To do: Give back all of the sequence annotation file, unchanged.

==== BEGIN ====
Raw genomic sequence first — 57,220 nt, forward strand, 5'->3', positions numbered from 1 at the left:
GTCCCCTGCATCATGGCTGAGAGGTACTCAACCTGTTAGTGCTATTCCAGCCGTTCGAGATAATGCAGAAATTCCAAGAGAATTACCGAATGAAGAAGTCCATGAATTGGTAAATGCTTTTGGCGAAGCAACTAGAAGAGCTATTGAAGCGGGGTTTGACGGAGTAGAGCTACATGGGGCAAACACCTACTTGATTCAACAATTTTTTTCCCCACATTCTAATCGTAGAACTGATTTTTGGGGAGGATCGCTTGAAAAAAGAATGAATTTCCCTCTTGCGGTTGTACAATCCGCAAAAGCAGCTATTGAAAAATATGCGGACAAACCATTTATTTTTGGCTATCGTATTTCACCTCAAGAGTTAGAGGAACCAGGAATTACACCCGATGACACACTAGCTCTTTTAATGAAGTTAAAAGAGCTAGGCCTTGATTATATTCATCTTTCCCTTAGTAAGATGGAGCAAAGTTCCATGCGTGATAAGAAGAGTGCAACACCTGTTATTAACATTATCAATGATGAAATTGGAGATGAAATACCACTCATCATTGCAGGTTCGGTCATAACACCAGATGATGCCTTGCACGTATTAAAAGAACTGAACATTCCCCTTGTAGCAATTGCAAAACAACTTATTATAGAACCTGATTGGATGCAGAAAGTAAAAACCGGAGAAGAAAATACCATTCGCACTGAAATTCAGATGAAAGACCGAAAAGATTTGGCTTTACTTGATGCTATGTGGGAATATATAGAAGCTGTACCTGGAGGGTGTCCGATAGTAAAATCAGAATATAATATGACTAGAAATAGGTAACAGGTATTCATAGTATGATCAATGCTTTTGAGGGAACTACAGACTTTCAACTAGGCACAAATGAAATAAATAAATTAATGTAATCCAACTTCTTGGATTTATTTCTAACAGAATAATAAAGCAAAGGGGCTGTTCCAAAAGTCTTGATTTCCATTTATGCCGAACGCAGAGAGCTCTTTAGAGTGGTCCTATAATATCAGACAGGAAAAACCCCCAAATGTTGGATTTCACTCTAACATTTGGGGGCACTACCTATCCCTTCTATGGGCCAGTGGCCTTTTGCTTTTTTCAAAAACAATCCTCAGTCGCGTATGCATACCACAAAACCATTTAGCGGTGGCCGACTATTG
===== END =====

Raw genomic sequence first — 57,220 nt, forward strand, 5'->3', positions numbered from 1 at the left:
GTCCCCTGCATCATGGCTGAGAGGTACTCAACCTGTTAGTGCTATTCCAGCCGTTCGAGATAATGCAGAAATTCCAAGAGAATTACCGAATGAAGAAGTCCATGAATTGGTAAATGCTTTTGGCGAAGCAACTAGAAGAGCTATTGAAGCGGGGTTTGACGGAGTAGAGCTACATGGGGCAAACACCTACTTGATTCAACAATTTTTTTCCCCACATTCTAATCGTAGAACTGATTTTTGGGGAGGATCGCTTGAAAAAAGAATGAATTTCCCTCTTGCGGTTGTACAATCCGCAAAAGCAGCTATTGAAAAATATGCGGACAAACCATTTATTTTTGGCTATCGTATTTCACCTCAAGAGTTAGAGGAACCAGGAATTACACCCGATGACACACTAGCTCTTTTAATGAAGTTAAAAGAGCTAGGCCTTGATTATATTCATCTTTCCCTTAGTAAGATGGAGCAAAGTTCCATGCGTGATAAGAAGAGTGCAACACCTGTTATTAACATTATCAATGATGAAATTGGAGATGAAATACCACTCATCATTGCAGGTTCGGTCATAACACCAGATGATGCCTTGCACGTATTAAAAGAACTGAACATTCCCCTTGTAGCAATTGCAAAACAACTTATTATAGAACCTGATTGGATGCAGAAAGTAAAAACCGGAGAAGAAAATACCATTCGCACTGAAATTCAGATGAAAGACCGAAAAGATTTGGCTTTACTTGATGCTATGTGGGAATATATAGAAGCTGTACCTGGAGGGTGTCCGATAGTAAAATCAGAATATAATATGACTAGAAATAGGTAACAGGTATTCATAGTATGATCAATGCTTTTGAGGGAACTACAGACTTTCAACTAGGCACAAATGAAATAAATAAATTAATGTAATCCAACTTCTTGGATTTATTTCTAACAGAATAATAAAGCAAAGGGGCTGTTCCAAAAGTCTTGATTTCCATTTATGCCGAACGCAGAGAGCTCTTTAGAGTGGTCCTATAATATCAGACAGGAAAAACCCCCAAATGTTGGATTTCACTCTAACATTTGGGGGCACTACCTATCCCTTCTATGGGCCAGTGGCCTTTTGCTTTTTTCAAAAACAATCCTCAGTCGCGTATGCATACCACAAAACCATTTAGCGGTGGCCGACTATTG